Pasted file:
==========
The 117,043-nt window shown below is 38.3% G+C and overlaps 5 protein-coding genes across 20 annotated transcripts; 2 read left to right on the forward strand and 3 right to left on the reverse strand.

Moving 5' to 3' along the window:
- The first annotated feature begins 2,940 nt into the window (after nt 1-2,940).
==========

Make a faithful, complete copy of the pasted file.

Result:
The 117,043-nt window shown below is 38.3% G+C and overlaps 5 protein-coding genes across 20 annotated transcripts; 2 read left to right on the forward strand and 3 right to left on the reverse strand.

Moving 5' to 3' along the window:
- The first annotated feature begins 2,940 nt into the window (after nt 1-2,940).